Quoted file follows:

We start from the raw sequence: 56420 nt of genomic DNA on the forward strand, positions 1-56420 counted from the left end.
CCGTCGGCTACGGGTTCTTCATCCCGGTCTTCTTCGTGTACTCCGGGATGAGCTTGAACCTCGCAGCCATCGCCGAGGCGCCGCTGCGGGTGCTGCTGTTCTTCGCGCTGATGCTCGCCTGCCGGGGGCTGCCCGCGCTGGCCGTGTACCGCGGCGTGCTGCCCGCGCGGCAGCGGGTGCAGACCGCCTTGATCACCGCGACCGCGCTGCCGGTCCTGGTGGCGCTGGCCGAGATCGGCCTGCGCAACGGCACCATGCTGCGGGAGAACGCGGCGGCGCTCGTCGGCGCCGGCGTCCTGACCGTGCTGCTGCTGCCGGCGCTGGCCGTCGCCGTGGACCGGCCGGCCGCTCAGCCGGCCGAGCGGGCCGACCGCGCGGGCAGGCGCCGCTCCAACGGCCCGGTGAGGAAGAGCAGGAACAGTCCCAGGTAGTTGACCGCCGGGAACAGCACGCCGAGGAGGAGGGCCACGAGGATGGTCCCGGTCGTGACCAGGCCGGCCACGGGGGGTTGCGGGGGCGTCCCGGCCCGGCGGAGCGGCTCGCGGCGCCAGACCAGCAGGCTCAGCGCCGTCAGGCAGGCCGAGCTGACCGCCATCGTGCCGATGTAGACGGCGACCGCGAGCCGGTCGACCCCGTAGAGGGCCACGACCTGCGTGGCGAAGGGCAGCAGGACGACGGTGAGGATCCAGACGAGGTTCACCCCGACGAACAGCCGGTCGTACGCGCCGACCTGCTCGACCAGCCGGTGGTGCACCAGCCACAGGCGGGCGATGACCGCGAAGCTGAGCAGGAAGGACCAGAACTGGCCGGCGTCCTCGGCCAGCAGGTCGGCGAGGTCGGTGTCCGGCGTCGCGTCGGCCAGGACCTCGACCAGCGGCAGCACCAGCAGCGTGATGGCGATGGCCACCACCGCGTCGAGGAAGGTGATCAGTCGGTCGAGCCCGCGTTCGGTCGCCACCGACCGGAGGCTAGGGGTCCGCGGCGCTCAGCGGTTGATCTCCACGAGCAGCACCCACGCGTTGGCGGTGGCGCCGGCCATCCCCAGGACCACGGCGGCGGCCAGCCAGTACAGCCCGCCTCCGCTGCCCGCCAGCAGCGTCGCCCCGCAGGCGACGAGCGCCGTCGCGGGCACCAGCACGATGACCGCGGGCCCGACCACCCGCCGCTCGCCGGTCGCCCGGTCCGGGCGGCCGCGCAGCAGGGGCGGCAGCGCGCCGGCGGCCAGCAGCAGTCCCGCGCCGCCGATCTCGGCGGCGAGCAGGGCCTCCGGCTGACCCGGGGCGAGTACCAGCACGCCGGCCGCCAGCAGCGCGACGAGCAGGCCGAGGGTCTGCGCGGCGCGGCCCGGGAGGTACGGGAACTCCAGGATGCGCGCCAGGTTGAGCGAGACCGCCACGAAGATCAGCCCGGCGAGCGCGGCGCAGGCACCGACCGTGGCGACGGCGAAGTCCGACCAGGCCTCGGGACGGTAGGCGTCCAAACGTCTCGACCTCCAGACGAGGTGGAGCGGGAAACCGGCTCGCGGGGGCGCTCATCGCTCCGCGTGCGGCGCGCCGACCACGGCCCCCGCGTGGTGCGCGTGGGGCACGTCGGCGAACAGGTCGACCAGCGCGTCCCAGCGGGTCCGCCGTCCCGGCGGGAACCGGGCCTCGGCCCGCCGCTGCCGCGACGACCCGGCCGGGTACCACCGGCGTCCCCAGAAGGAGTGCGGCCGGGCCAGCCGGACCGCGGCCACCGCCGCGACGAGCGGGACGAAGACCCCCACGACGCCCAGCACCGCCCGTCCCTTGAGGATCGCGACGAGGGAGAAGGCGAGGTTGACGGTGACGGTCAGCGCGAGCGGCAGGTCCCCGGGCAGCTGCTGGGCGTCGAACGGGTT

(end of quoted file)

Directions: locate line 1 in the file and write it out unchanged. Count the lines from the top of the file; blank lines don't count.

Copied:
We start from the raw sequence: 56420 nt of genomic DNA on the forward strand, positions 1-56420 counted from the left end.